Inside an Electrical Outlet

By Bud Coburn – Info collected from TOH

http://www.actionplus-hi.com

A cracked, loose, or (ouch!) shocking electrical receptacle is a candidate for replacement. But before you head out shopping for a new one, know what to ask for and how to connect everything safely

Warning: Before you do any repairs on a receptacle, turn off the power at the breaker box.

inside the outlet

Replace if any part of face is broken or it doesn’t grip plug’s prongs firmly. Make sure amp rating embossed on face of receptacle doesn’t exceed amp rating printed on cable.

receptacle

Different shapes ensure appropriate plug prongs are matched to hot, neutral, and grounding wires.

contact openings

Safest points of wire connection. (Push-in terminals, or “backstabbers,” on back of receptacle are not as secure.) White wire always goes to one silver screw (it doesn’t matter which one), and black wire to one brass. Swapped wires or loose screws will cause shorts or shocks.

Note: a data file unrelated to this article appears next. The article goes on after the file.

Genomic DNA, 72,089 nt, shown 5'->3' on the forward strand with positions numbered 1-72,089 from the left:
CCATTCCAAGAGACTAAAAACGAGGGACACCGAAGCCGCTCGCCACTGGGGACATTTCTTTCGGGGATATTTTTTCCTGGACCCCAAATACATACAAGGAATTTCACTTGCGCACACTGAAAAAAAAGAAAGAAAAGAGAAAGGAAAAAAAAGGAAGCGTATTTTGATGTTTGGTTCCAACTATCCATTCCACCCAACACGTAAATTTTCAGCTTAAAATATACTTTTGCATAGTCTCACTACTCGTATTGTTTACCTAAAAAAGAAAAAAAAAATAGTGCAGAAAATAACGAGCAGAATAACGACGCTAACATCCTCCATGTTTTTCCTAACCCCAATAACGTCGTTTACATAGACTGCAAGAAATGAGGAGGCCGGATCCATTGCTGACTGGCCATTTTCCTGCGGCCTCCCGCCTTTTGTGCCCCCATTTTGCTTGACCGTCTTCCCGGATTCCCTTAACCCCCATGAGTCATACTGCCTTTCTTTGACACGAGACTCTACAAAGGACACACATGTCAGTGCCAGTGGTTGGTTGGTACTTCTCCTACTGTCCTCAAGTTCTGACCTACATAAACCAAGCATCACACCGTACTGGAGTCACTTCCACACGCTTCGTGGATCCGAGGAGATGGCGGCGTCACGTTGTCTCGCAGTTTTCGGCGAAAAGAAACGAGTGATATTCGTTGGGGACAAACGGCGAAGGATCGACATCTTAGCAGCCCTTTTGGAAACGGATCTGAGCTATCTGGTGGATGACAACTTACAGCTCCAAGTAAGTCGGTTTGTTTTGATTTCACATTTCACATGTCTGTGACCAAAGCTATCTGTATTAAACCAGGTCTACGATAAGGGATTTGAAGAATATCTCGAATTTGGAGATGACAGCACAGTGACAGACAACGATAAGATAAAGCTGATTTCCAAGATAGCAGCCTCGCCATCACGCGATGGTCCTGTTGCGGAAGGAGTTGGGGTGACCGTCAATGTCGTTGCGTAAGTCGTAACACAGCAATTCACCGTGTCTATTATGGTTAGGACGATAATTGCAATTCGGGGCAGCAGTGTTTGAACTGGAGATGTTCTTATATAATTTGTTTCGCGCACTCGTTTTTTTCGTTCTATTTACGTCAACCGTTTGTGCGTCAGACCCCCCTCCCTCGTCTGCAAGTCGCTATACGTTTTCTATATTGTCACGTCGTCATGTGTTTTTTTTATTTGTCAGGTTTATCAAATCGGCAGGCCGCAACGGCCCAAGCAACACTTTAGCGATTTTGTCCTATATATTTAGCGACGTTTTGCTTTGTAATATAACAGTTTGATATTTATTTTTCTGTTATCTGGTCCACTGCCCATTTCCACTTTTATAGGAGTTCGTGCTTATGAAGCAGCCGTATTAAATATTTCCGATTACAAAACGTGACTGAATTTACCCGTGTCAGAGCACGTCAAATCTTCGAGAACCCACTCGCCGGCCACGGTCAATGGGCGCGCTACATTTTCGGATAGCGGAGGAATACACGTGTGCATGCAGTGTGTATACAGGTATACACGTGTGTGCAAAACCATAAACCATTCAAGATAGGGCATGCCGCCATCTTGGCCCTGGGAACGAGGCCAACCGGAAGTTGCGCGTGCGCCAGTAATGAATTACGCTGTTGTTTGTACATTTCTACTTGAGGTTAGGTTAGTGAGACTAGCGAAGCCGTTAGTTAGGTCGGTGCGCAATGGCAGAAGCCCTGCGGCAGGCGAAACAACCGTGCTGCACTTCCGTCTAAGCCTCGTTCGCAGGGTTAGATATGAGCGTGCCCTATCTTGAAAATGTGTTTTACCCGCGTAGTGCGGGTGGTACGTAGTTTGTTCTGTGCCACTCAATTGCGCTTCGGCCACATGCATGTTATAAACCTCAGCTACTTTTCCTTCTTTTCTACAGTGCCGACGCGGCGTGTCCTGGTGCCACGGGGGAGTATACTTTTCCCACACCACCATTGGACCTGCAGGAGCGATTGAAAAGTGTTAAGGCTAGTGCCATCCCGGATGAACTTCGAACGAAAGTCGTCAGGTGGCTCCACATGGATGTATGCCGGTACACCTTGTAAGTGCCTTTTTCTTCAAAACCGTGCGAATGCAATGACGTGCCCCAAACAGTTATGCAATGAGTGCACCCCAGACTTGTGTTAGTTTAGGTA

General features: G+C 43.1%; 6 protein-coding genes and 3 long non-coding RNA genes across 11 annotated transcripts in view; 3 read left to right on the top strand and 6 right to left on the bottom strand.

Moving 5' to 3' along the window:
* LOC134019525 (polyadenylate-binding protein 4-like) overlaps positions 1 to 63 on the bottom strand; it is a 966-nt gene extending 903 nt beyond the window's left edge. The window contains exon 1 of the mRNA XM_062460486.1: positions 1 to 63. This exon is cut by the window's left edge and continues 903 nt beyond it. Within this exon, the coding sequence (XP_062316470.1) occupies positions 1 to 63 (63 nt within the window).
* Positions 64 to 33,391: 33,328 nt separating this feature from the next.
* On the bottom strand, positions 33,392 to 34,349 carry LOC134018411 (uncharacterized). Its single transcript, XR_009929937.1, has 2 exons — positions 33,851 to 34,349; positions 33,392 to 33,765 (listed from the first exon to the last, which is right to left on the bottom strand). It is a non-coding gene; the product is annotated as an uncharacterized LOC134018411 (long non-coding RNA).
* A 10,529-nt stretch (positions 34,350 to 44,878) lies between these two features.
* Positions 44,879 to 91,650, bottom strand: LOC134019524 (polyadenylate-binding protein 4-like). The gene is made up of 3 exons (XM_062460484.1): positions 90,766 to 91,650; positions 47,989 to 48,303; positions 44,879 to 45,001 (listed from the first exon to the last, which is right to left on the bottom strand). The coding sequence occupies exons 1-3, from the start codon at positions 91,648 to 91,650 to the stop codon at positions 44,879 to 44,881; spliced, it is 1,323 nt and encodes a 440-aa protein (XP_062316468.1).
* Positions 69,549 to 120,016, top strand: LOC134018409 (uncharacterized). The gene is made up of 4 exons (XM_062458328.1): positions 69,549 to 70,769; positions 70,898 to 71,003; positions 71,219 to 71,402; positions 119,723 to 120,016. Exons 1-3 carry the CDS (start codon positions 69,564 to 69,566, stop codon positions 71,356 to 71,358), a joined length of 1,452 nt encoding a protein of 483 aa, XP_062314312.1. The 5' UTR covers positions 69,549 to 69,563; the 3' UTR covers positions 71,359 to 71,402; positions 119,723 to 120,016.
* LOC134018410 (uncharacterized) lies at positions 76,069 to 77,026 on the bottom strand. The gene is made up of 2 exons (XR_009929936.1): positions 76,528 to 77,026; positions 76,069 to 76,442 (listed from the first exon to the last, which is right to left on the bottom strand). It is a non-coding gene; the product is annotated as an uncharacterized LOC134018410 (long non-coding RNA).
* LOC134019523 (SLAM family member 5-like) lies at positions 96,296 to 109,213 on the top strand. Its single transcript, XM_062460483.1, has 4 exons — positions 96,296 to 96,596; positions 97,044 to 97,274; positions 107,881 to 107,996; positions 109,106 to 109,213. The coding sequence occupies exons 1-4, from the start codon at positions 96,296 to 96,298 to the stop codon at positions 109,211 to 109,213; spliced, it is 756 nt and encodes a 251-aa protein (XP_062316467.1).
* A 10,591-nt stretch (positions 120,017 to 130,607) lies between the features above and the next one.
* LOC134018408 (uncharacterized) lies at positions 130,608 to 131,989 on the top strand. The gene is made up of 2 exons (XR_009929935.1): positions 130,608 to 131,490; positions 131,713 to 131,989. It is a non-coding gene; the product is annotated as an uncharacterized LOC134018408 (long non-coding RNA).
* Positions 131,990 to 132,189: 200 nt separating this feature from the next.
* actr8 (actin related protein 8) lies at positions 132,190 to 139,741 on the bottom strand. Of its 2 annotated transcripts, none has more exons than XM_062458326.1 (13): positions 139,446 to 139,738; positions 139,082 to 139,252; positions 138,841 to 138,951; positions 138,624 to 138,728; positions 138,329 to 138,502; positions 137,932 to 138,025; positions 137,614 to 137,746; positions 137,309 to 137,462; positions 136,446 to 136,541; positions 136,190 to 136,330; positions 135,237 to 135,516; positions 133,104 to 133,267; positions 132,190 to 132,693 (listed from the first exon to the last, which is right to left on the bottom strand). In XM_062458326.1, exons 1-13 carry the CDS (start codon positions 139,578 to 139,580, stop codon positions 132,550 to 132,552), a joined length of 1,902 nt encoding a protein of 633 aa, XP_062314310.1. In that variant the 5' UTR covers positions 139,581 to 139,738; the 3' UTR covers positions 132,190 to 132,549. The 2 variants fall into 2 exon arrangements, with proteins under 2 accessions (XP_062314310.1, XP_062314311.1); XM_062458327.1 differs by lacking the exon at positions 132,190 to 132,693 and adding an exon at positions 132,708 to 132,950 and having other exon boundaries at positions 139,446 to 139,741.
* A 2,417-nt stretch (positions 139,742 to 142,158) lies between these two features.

terminal screws

Connects to bare grounding wire to help prevent electric shocks.

grounding screw

Holds receptacle flush with outside of box.

mounting strap

Also known by trade name Romex. Plastic jacket contains black (hot), white (neutral), and bare copper (grounding) wires that connect to circuit-breaker panel.

nonmetallic cable

In older homes and some cities, steel outlet boxes and armored cable are the rule. In this case, the receptacle is grounded to the box, which in turn is grounded by the cable’s metal sheath. Wrapping electrical tape over the terminal screws prevents them from touching the box and short-circuiting.

steel outlet boxes and armored cable

 

 

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